'Ravi was very streetsmart, cricketsmart, so that made him more adaptable whenever situations changed or conditions changed.'
Former Mumbai captain Shishir Hattangadi hails Ravi Shastri as a "streetsmart" cricketer, who had the ability to adapt quickly to changing situations or conditions in a match.
Hattangadi enjoys a long association with Shastri, having played with him from their junior cricket days, followed by rivalry in school cricket, before playing together again for their college team and Bombay University.
Hattangadi and Shastri both honed their skills under renowned Mumbai coach Vasant Amladi.
Speaking to Rediff.com's Harish Kotian, Shishir Hattangadi recalls fond memories of the evergreen Ravi Shastri.
We started playing together quite early at Karnataka Sports in the B-Division, then there was Podar College, then Bombay University and so forth. We played against each other in the Giles Shield Final where St Mary's played against Don Bosco, so there was this phase where we grew up together.
Ravi was a very consistent performer at all levels, right from school. His transition was very admirable. I have always had a strong admiration for his perception of the game, his reading of the game, his ability to be ahead of the game.
I remember when he came back from New Zealand, he was very sure that he could contribute with the bat as well in Test cricket (Shastri was picked initially as a left-arm spinner; he made the transition to all-rounder and stubborn batsman). It was quite clear that he had figured how to play in Test cricket.
I think he was already putting himself in the shoes of players that he thought could be more productive. So there was something special about his foresight in the game.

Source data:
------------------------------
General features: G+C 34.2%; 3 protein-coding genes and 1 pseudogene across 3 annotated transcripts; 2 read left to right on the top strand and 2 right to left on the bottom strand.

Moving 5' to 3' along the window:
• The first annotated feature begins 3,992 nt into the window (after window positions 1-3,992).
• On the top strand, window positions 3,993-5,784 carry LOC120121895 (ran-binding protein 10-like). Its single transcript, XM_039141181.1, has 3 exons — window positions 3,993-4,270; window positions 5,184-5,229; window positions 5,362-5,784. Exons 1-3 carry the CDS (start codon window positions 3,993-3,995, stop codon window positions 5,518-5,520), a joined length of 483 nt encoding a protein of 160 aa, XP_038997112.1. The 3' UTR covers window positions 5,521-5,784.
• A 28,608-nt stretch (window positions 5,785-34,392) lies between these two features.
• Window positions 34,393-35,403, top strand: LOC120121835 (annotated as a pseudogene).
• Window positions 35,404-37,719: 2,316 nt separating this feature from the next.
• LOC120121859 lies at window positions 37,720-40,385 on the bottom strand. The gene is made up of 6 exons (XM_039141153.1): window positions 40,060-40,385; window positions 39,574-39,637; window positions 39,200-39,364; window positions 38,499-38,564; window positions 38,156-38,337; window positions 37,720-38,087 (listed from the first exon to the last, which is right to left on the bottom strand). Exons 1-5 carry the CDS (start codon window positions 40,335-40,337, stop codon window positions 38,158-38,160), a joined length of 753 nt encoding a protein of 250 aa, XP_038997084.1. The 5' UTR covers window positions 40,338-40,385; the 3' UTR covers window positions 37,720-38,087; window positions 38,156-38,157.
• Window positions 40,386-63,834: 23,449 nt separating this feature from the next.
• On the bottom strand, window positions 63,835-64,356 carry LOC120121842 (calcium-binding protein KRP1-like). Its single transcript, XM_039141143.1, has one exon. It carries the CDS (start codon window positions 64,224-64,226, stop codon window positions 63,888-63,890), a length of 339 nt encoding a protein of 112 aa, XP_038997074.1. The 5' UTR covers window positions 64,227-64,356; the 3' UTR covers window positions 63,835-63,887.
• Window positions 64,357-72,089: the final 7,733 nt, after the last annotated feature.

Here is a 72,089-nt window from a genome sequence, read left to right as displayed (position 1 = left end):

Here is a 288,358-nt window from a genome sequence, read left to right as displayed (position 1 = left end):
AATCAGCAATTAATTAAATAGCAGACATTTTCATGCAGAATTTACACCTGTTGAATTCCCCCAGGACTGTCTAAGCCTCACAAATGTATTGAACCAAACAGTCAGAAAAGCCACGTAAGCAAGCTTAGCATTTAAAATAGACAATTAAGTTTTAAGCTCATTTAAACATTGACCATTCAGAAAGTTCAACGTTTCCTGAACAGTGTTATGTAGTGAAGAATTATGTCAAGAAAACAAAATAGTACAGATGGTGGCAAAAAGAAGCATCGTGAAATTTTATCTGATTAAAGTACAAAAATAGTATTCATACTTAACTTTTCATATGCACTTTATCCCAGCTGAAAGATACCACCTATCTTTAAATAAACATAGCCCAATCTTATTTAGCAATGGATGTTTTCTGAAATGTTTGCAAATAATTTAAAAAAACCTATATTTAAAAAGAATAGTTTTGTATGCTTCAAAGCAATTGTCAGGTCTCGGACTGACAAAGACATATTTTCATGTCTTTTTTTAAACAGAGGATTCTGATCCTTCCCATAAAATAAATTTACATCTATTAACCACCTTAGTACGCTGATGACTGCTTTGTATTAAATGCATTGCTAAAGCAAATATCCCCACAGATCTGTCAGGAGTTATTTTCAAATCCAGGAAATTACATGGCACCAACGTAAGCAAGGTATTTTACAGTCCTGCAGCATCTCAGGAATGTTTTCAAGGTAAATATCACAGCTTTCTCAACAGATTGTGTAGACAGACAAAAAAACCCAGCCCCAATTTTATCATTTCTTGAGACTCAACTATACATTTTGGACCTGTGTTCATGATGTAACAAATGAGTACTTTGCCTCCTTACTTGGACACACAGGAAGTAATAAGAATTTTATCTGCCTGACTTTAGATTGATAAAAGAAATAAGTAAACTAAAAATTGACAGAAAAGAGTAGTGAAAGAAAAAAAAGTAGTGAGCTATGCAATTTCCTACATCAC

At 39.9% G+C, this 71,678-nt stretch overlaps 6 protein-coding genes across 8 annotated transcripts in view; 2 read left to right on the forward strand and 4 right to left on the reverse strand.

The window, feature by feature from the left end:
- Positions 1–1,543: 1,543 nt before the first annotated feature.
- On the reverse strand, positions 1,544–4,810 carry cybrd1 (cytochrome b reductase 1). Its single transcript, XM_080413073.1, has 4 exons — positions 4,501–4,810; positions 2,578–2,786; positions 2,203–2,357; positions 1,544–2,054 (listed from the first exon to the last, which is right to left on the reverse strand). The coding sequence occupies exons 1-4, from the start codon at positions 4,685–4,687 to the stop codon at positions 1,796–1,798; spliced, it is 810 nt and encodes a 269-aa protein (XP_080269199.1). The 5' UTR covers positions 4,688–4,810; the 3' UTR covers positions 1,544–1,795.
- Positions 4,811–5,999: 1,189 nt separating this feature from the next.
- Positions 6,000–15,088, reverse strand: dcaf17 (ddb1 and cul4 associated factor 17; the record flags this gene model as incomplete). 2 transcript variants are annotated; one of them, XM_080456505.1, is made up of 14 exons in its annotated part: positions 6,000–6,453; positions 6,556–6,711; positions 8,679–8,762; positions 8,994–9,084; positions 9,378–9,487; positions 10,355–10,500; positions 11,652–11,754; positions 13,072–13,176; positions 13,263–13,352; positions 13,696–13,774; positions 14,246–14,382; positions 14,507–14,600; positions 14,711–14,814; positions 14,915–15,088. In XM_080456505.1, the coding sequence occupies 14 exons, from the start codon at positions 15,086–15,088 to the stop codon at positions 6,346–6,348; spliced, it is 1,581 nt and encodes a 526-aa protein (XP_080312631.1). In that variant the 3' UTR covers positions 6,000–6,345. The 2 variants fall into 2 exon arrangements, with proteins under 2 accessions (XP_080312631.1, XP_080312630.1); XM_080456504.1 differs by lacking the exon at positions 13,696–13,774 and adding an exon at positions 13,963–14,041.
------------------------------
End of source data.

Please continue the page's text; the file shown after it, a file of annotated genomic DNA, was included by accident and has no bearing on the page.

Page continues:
He was a very tight captain, he was a good reader of the game, he was very adaptable as a leader.
He had the ability to assess situations in a match very well. He was also very observant abut the opposition, which allowed him to take decisions like all captains do.
He used to keep an eye on the young players in the Mumbai team. Khadoos is a very misrepresented word (in Mumbai cricket). Ravi was a very streetsmart cricketer. Khadoos is obstinate in my world, streetsmart is adaptable.
Rather than khadoos, I would say Ravi was very streetsmart, cricketsmart, so that made him more adaptable whenever situations changed or conditions changed.
Players who come up from the maidans (of Mumbai) tend to make most of the conditions and assess situations differently. He didn't bother about anything else other than that if you turn up for the match you got to be fit.
He didn't want to know anybody after 5.30 pm, what they did or where they went. I think it typifies the way he was. As long as you come to the ground fit to play, he couldn't be bothered.
That is the flexibility he gave to his players even as India coach. Just turn up fit, that was his mantra.
He would speak constructively, selectively, but very clear on his domain, he didn't cross borders.
I want to tell him to keep batting. Still 40 away from a hundred, Ravi, you need to bat well, and I am sure you will.